Although texting while driving has been getting the most attention recently, studies show that people talking on a cell phone are involved in more crashes than those texting. In 2010, an estimated minimum of 160,000 crashes involved texting or emailing, compared to 1.1 million crashes involving talking on cell phones.[4]  

One study indicated crash risk was two to six times greater when drivers were using a cell phone compared to when they were not distracted.[5] The NHTSA estimates that at any point during the day, 9% of drivers are using cell phones.[6] In 2016, the National Occupant Protection Use Survey found that handheld cell phone use continued to be higher among female drivers than male drivers; it also found that handheld cell phone use continued to be highest among 16- to 24-year-old drivers, and lowest among drivers 70 and older.[7] However, one study showed a bit of good news, a sign that awareness campaigns about cell phone use may be working: the percentage of passenger vehicle driver handheld cell phone use decreased from 3.8 percent in 2015 to 3.3 percent in 2016.[8]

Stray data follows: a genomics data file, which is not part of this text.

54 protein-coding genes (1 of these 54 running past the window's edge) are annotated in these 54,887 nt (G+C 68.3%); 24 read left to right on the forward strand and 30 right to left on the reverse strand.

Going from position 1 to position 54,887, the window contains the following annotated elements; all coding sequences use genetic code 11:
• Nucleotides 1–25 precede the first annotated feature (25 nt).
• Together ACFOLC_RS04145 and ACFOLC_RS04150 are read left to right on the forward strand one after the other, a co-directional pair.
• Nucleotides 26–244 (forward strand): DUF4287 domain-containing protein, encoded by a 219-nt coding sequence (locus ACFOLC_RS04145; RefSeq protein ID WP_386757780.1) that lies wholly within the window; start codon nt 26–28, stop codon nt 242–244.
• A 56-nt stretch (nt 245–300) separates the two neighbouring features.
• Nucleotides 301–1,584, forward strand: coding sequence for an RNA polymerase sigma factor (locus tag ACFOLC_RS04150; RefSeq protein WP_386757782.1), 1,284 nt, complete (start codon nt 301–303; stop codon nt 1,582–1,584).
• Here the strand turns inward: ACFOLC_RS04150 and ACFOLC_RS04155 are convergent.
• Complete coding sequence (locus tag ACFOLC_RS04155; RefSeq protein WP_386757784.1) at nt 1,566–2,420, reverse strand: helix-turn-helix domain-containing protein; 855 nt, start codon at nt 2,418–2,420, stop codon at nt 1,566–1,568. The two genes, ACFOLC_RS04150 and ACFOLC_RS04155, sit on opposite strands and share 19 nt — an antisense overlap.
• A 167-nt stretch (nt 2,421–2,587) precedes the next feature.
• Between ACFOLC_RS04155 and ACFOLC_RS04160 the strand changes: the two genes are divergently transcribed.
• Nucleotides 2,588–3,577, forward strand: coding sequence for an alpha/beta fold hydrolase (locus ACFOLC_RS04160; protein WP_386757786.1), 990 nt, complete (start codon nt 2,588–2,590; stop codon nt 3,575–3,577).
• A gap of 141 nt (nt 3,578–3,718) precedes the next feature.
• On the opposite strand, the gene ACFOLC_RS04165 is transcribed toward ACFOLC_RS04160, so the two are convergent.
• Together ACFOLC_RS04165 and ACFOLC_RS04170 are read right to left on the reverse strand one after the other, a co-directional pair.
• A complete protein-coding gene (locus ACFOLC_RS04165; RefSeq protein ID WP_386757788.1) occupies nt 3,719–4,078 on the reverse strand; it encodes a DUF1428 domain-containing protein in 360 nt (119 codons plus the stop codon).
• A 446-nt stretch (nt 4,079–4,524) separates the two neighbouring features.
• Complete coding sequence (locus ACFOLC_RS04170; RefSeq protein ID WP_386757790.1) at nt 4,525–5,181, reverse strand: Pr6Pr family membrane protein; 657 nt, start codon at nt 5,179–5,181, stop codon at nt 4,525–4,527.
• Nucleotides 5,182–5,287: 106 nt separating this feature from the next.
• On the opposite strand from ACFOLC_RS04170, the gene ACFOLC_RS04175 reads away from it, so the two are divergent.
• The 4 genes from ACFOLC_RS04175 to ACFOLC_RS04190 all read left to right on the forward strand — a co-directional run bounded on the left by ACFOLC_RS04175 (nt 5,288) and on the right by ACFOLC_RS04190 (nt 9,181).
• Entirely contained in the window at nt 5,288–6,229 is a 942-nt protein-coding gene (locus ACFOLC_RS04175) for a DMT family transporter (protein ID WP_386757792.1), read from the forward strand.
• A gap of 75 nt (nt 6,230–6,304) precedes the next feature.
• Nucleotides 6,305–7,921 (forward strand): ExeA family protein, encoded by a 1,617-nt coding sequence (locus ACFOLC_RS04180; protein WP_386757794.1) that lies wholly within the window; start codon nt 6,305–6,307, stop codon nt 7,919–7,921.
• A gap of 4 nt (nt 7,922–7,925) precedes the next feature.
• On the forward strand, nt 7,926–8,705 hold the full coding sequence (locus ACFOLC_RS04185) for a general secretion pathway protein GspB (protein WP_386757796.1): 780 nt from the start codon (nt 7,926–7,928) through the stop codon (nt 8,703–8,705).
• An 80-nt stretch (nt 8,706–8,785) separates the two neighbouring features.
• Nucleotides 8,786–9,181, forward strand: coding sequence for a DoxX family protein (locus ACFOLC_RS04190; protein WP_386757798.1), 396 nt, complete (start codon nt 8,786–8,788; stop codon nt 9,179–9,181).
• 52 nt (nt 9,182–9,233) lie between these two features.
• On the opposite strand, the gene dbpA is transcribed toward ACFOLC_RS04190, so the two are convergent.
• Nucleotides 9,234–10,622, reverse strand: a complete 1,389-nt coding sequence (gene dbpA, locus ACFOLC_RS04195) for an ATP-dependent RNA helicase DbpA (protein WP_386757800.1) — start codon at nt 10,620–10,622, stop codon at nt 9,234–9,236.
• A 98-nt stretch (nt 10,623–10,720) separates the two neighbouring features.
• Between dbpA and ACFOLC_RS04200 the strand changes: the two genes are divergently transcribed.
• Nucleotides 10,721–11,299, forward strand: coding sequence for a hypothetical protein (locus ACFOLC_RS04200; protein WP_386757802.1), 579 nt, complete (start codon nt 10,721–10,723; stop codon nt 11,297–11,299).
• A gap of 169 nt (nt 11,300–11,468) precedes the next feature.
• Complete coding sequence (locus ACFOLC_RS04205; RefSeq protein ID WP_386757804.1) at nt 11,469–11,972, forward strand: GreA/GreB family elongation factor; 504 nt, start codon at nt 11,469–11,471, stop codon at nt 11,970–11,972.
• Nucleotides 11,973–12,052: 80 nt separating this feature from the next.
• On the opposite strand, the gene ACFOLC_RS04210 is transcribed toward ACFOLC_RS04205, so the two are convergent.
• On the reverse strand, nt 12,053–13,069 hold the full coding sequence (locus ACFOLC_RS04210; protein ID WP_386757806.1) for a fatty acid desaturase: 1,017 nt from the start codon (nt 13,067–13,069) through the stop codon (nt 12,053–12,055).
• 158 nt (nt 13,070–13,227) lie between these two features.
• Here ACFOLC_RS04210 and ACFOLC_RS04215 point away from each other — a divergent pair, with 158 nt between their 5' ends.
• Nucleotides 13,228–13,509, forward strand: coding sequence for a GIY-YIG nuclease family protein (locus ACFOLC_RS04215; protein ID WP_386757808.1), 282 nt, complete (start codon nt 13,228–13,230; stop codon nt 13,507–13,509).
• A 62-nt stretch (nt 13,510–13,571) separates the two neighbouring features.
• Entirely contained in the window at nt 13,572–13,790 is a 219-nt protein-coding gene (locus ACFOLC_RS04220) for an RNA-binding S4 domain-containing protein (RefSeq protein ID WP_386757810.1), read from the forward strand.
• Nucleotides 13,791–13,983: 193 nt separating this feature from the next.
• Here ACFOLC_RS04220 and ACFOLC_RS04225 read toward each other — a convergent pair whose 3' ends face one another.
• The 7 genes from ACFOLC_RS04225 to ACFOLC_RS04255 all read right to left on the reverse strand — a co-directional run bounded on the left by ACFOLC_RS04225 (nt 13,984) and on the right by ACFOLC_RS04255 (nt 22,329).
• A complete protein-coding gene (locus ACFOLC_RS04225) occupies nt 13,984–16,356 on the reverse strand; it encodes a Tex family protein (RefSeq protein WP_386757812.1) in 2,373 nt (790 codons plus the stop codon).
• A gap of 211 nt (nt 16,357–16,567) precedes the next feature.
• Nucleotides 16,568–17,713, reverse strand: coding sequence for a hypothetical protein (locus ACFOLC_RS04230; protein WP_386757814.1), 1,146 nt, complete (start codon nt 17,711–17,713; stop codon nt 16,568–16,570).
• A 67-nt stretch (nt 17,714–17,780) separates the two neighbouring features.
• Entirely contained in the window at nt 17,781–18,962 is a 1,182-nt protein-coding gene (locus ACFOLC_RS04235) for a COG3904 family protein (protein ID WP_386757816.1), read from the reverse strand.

Now that you know the extent of the danger involving cell phone usage while driving, here are the laws the state of Louisiana has enacted to combat this distraction:

  1. Anyone with a learner’s permit may not talk on the phone at any time unless its use is for emergency purposes.[9]  
  2. For all other drivers, you may legally talk on your cell phone even if you are not using a hands-free device unless you are in a school zone.[10]  If you are driving in a school zone, you may not engage in a call.
  3. It is illegal for any driver in Louisiana to write, read, or send a text message while driving; it is also illegal to access, read, or post to a social networking site.[11]  Under this statute, you will not be found in violation if you are reading, selecting, or entering a phone number or name in your phone; it is also not a violation if you are navigating using a GPS.